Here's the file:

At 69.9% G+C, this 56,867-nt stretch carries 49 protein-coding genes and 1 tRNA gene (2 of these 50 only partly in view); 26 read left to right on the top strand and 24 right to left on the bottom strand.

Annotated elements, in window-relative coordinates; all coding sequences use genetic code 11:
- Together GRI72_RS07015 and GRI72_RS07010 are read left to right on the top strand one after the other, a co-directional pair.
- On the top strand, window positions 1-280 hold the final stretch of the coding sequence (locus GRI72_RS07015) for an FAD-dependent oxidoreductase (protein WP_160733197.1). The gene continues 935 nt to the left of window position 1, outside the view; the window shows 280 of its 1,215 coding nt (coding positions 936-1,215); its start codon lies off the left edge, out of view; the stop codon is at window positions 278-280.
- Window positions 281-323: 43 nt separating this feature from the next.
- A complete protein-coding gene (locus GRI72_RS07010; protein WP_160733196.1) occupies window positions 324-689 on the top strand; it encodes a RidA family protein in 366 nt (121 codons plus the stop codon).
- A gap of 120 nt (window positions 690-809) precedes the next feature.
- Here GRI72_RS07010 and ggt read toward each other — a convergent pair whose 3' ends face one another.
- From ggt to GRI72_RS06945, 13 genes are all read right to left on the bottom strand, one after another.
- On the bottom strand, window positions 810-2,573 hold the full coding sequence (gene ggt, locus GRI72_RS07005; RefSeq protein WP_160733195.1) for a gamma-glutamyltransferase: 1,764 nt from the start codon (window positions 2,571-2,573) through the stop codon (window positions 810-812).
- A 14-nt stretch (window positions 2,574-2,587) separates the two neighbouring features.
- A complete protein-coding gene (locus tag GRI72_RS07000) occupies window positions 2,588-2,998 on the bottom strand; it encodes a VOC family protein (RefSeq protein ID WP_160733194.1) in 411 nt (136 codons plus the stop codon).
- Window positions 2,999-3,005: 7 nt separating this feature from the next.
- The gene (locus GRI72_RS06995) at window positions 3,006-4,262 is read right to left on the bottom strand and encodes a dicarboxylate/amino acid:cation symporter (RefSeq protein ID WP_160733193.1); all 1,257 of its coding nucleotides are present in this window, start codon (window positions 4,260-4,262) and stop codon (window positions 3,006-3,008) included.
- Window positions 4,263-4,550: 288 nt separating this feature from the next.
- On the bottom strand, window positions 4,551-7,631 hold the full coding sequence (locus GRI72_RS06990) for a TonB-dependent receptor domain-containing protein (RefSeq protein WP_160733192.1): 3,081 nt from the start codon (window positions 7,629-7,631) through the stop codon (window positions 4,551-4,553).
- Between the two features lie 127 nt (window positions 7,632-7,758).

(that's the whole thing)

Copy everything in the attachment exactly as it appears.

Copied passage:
At 69.9% G+C, this 56,867-nt stretch carries 49 protein-coding genes and 1 tRNA gene (2 of these 50 only partly in view); 26 read left to right on the top strand and 24 right to left on the bottom strand.

Annotated elements, in window-relative coordinates; all coding sequences use genetic code 11:
- Together GRI72_RS07015 and GRI72_RS07010 are read left to right on the top strand one after the other, a co-directional pair.
- On the top strand, window positions 1-280 hold the final stretch of the coding sequence (locus GRI72_RS07015) for an FAD-dependent oxidoreductase (protein WP_160733197.1). The gene continues 935 nt to the left of window position 1, outside the view; the window shows 280 of its 1,215 coding nt (coding positions 936-1,215); its start codon lies off the left edge, out of view; the stop codon is at window positions 278-280.
- Window positions 281-323: 43 nt separating this feature from the next.
- A complete protein-coding gene (locus GRI72_RS07010; protein WP_160733196.1) occupies window positions 324-689 on the top strand; it encodes a RidA family protein in 366 nt (121 codons plus the stop codon).
- A gap of 120 nt (window positions 690-809) precedes the next feature.
- Here GRI72_RS07010 and ggt read toward each other — a convergent pair whose 3' ends face one another.
- From ggt to GRI72_RS06945, 13 genes are all read right to left on the bottom strand, one after another.
- On the bottom strand, window positions 810-2,573 hold the full coding sequence (gene ggt, locus GRI72_RS07005; RefSeq protein WP_160733195.1) for a gamma-glutamyltransferase: 1,764 nt from the start codon (window positions 2,571-2,573) through the stop codon (window positions 810-812).
- A 14-nt stretch (window positions 2,574-2,587) separates the two neighbouring features.
- A complete protein-coding gene (locus tag GRI72_RS07000) occupies window positions 2,588-2,998 on the bottom strand; it encodes a VOC family protein (RefSeq protein ID WP_160733194.1) in 411 nt (136 codons plus the stop codon).
- Window positions 2,999-3,005: 7 nt separating this feature from the next.
- The gene (locus GRI72_RS06995) at window positions 3,006-4,262 is read right to left on the bottom strand and encodes a dicarboxylate/amino acid:cation symporter (RefSeq protein ID WP_160733193.1); all 1,257 of its coding nucleotides are present in this window, start codon (window positions 4,260-4,262) and stop codon (window positions 3,006-3,008) included.
- Window positions 4,263-4,550: 288 nt separating this feature from the next.
- On the bottom strand, window positions 4,551-7,631 hold the full coding sequence (locus GRI72_RS06990) for a TonB-dependent receptor domain-containing protein (RefSeq protein WP_160733192.1): 3,081 nt from the start codon (window positions 7,629-7,631) through the stop codon (window positions 4,551-4,553).
- Between the two features lie 127 nt (window positions 7,632-7,758).